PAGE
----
Chuck Hagel’s non-event yesterday was perhaps the worst case of bad hype since Geraldo Rivera found zip inside Al Capone’s vault.
You have to feel bad for Dana Bash. The CNN correspondent, obviously believing that the Republican senator from Nebraska was primed to announce the GOP’s first antiwar presidential candidacy, shlepped herself out to the Cornhusker State, got her crew to the University of Nebraska meeting room, set up the equipment to get Hagel on CNN streaming video, sat there while Hagel flattered her by saying how he hoped she had found a good steak the night before…whereupon he proceeded to announce that he wasn’t making any news.
He basically spent the past week ratcheting up interest for an important announcement, and that announcement turned out to be that he had nothing to announce, except maybe the news that he might decide to make news with a candidacy announcement at some future date. (If his behavior seems puzzling, just remember that this is the same senator who recently co-sponsored an anti-Surge resolution – and then proceeded to vote against allowing the full Senate to debate it.)
Anyway, Hagel punted for a number of reasons (he’d be starting from zero in the money chase, he has virtually no national name recognition despite his constant presence on the Sunday TV shows), but I’d bet he is most sensitive to the fact that a Republican running on an antiwar platform would probably be as popular in the ’08 GOP primaries as Dick Cheney at an ACLU convention.
There is still a limited market for a GOP candidate who opposes the Iraq war; the latest CBS-New York Times poll shows that grassroots Republicans – in contrast with the general American electorate – still support their president. Seventy five percent applaud George W. Bush’s performance, including his handling of Iraq.
Those numbers bear watching. If Hagel ultimately changes his mind and decides to take the plunge, you can assume that he has found evidence that disenchantment with the war has finally begun to ripple through the Republican rank and file. Indeed, one CBS-NYT statistic does suggest a possible future mood shift: 58 percent of likely GOP primary voters said they would prefer a candidate who exhibits some flexibility on when to withdraw U.S. troops – as opposed to a candidate who thinks we should stay in Iraq until we succeed. Only 39 percent said they would prefer the latter stance (which has been adopted by virtually all of the announced Republican candidates). Conceivably, that gap could widen, and overall support for Bush’s war performance could slide, if his troop escalation strategy fails to pay off. But this seems unlikely, which is why Hagel may well spend the rest of the year in Hamlet mode.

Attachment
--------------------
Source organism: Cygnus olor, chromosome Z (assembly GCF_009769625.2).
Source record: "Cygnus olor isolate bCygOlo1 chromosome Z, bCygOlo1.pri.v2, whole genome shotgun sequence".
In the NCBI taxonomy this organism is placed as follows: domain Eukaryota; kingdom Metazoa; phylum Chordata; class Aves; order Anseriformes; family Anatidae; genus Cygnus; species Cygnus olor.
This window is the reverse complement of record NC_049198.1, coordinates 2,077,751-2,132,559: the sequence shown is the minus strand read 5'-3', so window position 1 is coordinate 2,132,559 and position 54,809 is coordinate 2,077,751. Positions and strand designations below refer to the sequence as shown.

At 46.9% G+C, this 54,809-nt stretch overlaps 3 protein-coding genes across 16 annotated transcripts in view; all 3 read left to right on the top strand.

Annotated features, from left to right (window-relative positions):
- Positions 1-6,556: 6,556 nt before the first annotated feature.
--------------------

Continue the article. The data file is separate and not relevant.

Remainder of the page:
Most Republican primary voters would prefer to find a “real” conservative who meets all the litmus tests, including steadfastness on the war. (Hagel’s voting record is actually quite conservative, but his record is trumped by his high antiwar profile). And given the fact that most of the leading candidates have flunked those tests at one time or another – including Rudy Giuliani, who in 1989 declared “there must be public finding for abortions, for poor women” – these voters are still looking for the reincarnation of Ronald Reagan.
Which brings us to Fred Thompson, the actor/ex-senator who has played so many government authority figures in the movies - including a president - that a lot of Americans probably can’t tell which ones were real and which were fictional. (Actually, I liked his role as the air traffic control chief in Die Hard II: “Pack ‘em and stack ‘em!”) He’s flirting with a presidential bid, to fill that conservative niche, as he made clear on Fox News the other day, much to the delight of the conservative punditocracy. He would easily trump Hagel on name recognition, a key commodity these days, because the money chase and the front-loaded primary schedule dictate that only celebrities need apply. Esp[ecially those with Reaganesque communication skills. More importantly, he passed all the litmus tests that were thrown his way on Fox News.
Iraq? Check. (“I would do essentially what the president's doing.”)
Gay rights? Check. (“Marriage is between man and a woman,” and civil unions is “not a good idea.”)
The right to bear arms? Check. (“I’m against gun control generally. Check my record.”)
Abortion? Check. (“I think Roe versus Wade was bad law.”)
Pardoning Scooter Libby? Check. (“I’d do it now.” In fact, he’s a member of Scooter’s Defense Fund.)
He isn’t perfect; as a Tennessee senator during the ‘90s, he opposed conservative efforts to crack down on lawsuit damage awards, and he was deemed by conservatives to be insufficiently aggressive during his ’97 probe of Bill Clinton’s campaign finance practices, but Fox was kind enough not to question him about either. Yet the fact that he looks good to grassroots conservatives is evidence of their disenchantment with the rest of the GOP presidential field. Six in 10 Republicans tell the CBS-NYT pollsters that they still want more choices.
Whether swing-voting Americans are also hungry for a “real” conservative is another matter. Sticking with Bush on the war may be popular inside the GOP bubble, but it is not popular on the outside. Pardoning Libby might be popular on the inside, but it is not on the outside (in the latest CNN poll, 69 percent of Americans say they are opposed). The burgeoning Bush administration scandals, particularly at the Department of Justice and the FBI, have the potential of further taxing swing voters’ patience for Republican governance. Whoever ultimately snags the nomination will still need to somehow finesse the gap that separates the Republican base and the rest of America.